It was a gut wrench to open up the newspapers on St. Stephen’s Day and see a headline stating that in one of Ireland’s largest maternity hospitals, 95 percent of cases of prenatally diagnosed Down syndrome (DS) choose to terminate.
The statement was made by Professor Fergal Malone, the master of Dublin’s Rotunda Hospital, an archaic name for the chief medical officer. Speaking as a parent of a young man with Down syndrome this is a truly tragic figure, implying as it does that he is a second-class citizen and that people with DS should be neither seen nor heard.
It puts the Rotunda right up there with the most permissive maternity regimes across Europe and fast approaching a situation like Iceland that boasts of zero DS births and 100 percent terminations.
Malone sees no ethical, moral or legal dilemma in this situation and is quoted as saying, “I don’t have a view on whether that is the right thing.”
What is really shocking, though, is that there has been no statement on this from the Irish government, from disability organizations in general or from the support group Down Syndrome Ireland in particular. A new social policy, the elimination of Downs kids, is apparently being created before our very eyes, by interview, without comment, question, or intervention.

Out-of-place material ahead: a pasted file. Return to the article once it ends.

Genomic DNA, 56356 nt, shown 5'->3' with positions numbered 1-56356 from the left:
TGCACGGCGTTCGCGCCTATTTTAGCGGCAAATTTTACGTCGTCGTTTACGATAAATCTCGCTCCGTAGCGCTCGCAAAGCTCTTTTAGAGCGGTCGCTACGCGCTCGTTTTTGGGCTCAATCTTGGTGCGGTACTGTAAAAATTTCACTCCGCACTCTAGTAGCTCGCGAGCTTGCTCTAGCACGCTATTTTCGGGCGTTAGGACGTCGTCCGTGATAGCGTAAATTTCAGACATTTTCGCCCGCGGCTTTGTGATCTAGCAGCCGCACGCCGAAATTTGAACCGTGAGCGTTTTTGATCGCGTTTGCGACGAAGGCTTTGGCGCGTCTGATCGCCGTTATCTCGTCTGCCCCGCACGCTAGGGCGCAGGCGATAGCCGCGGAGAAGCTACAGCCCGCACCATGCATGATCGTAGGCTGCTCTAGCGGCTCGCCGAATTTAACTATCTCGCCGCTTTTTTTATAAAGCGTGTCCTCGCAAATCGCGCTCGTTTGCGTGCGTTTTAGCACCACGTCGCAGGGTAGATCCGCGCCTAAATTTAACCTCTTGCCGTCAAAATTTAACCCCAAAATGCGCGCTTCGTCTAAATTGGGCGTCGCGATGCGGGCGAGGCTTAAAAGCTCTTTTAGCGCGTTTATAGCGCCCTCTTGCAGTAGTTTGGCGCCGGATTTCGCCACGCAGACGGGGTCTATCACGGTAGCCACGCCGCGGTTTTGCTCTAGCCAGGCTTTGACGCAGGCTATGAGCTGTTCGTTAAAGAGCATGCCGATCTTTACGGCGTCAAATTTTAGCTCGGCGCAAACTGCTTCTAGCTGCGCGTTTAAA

In 2018, the same Professor Malone stated that "approximately half" of all parents with a prenatal diagnosis of Down syndrome aborted the baby, while the other half did not. That figure has now risen to 95 percent in his hospital.
What are the reasons for such a huge increase since then, and how did we get to such a state of affairs? Undoubtedly the change in the Constitution that removed the ban on abortion is part of the reason, but it’s not the whole story.
First thing to note is that during that campaign to repeal the 8th Amendment and legalize abortion in 2018, there was a concentrated effort by politicians and the media to shut down any discussion on Down syndrome. For instance, the then health minister refused to debate the issue, stating that it was "offensive" to suggest that Irish women would choose to terminate a pregnancy due to a diagnosis of a disability.
The siren warnings of parents were ignored – or worse, still ridiculed – and sadly what was predicted has now come to pass. Consequently, we sleepwalked into a situation where the termination of a fetus with DS has become routinized.
Advances in science have also facilitated the widespread denial of life to unborn children with DS. Advanced screening tests such as non-invasive prenatal tests (NIPT) have been developed to screen pregnant women at an early stage for genetic anomalies including Trisomy 21 (T21), the medical term for Down syndrome.
This, along with an increase in maternal age, has led to an increase in genetic complications in newborns. The average age of all mothers in Ireland in the first quarter of 2022 was 33.3 years compared to 10 years ago when the average age was 31.8 years for the same period.
Unfortunately, the science has got way ahead of the ethical discussion which is not surprising when you consider that the global NIPT market is projected to grow from $4.11 billion in 2021 to $13.16 billion in 2028. Turnover and their meal ticket is made by identifying, in utero, the most fragile, helpless, and defenseless.